Dr. Carl Dieffenbach, Ph.D., director of the Division of AIDS at the National Institute of Allergy and Infectious Diseases at the NIH, echoed Remien’s comments, adding that many proven prevention tools, including condoms, only work properly when people can integrate them into their daily lives and use them consistently. “We are in an era of prevention and behavioral integration,” Dieffenbach said.

Several speakers at the briefing, titled “Accelerating an HIV Prevention Revolution: A Roadmap,” are working on innovative ways to promote that kind of behavioral integration by targeting at-risk populations. Dr. Grant Colfax, M.D., director of HIV prevention and research for the San Francisco Department of Health, is pioneering studies on community viral load—linked to a higher risk of HIV infection for people living within a particular region—to determine where prevention resources need to go in his home city. “Understanding community viral load is essential to an effective HIV response,” said Colfax, who showed the 130 Hill staffers, policymakers, and researchers in the audience several different ways of mapping the AIDS epidemic in San Francisco. By understanding community viral load, Colfax said, he can channel prevention and treatment resources more proactively and cost-effectively.

Another potential model for future HIV prevention efforts is to use social media, including text messaging, said Paul Meyer, J.D., chairman and president of Voxiva, Inc.  He spoke about Text4baby, an initiative he designed with Dr. Blumenthal’s input. Text4baby is a free SMS information service for pregnant women and new moms that sends texts to women who sign up for the service based on delivery dates and neo- and post-natal milestones. Meyer said that a similar system focusing on HIV prevention and treatment could be established and marketed toward those most at risk for HIV infection in the United States and worldwide.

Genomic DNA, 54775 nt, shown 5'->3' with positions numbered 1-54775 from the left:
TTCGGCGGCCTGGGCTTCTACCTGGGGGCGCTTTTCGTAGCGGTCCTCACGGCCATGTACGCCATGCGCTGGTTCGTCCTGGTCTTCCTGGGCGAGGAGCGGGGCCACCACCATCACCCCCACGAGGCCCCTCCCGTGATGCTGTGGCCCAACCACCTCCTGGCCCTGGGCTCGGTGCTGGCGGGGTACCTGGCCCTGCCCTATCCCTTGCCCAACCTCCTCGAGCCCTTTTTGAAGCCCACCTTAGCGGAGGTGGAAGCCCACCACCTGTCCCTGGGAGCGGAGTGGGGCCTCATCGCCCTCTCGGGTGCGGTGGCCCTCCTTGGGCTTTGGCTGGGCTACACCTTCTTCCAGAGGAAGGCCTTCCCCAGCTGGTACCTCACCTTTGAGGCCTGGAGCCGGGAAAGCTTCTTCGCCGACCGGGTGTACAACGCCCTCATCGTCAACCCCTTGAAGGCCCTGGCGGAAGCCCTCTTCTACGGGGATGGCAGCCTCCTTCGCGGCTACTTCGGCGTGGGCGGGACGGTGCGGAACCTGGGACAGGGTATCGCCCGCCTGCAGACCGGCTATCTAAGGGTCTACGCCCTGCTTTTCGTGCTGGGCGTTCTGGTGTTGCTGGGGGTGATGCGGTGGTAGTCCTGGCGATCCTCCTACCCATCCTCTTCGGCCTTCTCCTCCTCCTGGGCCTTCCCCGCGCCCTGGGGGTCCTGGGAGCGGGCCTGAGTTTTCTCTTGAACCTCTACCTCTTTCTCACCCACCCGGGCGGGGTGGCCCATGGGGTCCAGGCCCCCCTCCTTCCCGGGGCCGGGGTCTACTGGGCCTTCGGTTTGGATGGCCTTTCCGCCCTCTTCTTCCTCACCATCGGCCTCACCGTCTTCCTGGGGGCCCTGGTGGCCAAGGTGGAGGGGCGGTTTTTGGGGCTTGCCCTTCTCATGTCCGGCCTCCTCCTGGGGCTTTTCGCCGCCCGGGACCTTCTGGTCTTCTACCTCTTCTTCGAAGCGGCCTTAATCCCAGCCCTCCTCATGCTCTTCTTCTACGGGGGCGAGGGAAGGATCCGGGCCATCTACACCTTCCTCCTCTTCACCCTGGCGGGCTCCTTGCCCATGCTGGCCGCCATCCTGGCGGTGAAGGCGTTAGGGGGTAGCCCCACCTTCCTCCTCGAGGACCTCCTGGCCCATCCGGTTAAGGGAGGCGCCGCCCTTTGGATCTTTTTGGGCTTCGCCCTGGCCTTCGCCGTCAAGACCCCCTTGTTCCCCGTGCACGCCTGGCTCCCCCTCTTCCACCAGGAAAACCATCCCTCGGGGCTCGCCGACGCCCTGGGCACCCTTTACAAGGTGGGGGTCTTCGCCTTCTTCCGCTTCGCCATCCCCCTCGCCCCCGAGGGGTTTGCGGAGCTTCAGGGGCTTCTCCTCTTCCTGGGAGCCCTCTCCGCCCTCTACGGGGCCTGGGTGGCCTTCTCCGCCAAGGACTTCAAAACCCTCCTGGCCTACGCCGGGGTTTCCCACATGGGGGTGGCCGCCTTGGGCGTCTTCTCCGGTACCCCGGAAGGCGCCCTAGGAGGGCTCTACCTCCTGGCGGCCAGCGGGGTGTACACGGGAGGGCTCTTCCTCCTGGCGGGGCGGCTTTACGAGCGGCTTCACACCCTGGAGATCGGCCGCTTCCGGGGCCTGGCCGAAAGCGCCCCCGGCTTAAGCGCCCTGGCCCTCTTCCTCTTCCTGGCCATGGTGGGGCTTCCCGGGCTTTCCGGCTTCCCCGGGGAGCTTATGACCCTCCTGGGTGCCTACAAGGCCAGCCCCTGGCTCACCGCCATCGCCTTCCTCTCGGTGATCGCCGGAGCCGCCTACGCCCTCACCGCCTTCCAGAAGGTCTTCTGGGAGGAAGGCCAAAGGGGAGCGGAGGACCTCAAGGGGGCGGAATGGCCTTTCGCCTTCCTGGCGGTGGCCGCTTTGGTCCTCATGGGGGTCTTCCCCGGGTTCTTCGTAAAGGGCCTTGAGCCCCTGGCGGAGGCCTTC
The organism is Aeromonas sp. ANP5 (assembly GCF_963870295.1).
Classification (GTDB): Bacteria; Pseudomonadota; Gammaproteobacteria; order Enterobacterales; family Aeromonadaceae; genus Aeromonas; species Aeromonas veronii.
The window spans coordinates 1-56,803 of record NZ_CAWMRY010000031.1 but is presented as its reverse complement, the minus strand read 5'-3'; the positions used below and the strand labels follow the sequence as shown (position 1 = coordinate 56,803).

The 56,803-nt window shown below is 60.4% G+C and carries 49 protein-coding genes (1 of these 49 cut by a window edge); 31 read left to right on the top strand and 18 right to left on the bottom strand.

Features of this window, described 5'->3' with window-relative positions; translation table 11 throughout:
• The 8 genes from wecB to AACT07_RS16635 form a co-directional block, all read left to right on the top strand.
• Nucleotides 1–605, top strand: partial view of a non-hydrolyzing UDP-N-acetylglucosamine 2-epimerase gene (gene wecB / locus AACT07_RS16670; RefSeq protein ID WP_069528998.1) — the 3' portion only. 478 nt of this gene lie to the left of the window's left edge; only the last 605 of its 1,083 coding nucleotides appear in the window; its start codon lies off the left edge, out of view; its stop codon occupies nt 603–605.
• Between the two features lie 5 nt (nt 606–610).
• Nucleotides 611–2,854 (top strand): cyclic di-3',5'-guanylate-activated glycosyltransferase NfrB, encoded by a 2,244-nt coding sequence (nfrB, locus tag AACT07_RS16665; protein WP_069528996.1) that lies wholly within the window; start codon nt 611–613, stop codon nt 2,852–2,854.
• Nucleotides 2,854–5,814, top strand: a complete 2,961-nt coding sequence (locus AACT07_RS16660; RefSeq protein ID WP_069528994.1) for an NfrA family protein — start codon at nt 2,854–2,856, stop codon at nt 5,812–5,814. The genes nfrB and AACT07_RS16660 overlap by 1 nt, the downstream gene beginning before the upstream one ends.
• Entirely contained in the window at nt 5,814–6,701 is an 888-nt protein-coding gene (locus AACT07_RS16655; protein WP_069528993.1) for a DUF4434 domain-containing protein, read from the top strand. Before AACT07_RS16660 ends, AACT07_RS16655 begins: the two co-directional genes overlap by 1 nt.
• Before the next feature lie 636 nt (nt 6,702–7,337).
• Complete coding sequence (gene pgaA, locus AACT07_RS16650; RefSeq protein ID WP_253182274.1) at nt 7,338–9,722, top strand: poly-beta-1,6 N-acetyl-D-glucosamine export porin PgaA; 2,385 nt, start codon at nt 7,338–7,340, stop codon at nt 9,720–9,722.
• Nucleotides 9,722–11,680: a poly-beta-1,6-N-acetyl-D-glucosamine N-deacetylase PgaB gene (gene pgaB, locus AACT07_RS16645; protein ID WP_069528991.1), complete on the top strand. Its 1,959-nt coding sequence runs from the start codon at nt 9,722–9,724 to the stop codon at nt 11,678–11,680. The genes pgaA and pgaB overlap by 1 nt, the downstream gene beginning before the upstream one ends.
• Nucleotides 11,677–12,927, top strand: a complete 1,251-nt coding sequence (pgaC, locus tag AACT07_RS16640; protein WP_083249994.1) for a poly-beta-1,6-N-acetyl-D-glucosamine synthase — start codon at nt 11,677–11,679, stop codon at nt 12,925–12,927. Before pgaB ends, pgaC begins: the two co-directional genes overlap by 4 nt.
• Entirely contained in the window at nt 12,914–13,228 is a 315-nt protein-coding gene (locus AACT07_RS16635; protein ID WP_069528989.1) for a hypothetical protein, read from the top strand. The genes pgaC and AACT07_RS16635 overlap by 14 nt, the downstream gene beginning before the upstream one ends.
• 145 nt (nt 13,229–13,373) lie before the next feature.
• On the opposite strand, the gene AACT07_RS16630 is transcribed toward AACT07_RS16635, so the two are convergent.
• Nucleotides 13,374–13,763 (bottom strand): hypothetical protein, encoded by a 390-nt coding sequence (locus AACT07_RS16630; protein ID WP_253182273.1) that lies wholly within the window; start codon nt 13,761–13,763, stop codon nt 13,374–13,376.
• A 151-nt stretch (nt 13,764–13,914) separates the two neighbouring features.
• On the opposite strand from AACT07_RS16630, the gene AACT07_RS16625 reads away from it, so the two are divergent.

Dr. John T. McDevitt, Ph.D., Brown-Weiss Professor of Bioengineering and Chemistry at Rice University, underscored that notion: “When we learn something important, we have a responsibility to use it to help the most affected communities,” he said. “We owe it to everyone.” McDevitt has developed point-of-care bio-nano chip technology for monitoring HIV infection in the developing world.

Chris Collins, amfAR’s vice president and director of public policy, concluded the session by underscoring amfAR’s commitment to addressing prevention by advocating evidenced-based policies and greater investments in research.

Related resources:

View the agenda from the briefing

See a full list of the briefing’s panelists

Read the amfAR issue brief released at the meeting and titled Accelerating an HIV Prevention Revolution: A Roadmap, which details the full range of current and potential prevention strategies and offers policy recommendations for moving the field forward

About amfAR
amfAR, The Foundation for AIDS Research, is one of the world’s leading nonprofit organizations dedicated to the support of AIDS research, HIV prevention, treatment education, and the advocacy of sound AIDS-related public policy. Since 1985, amfAR has invested nearly $325 million in its programs and has awarded grants to more than 2,000 research teams worldwide.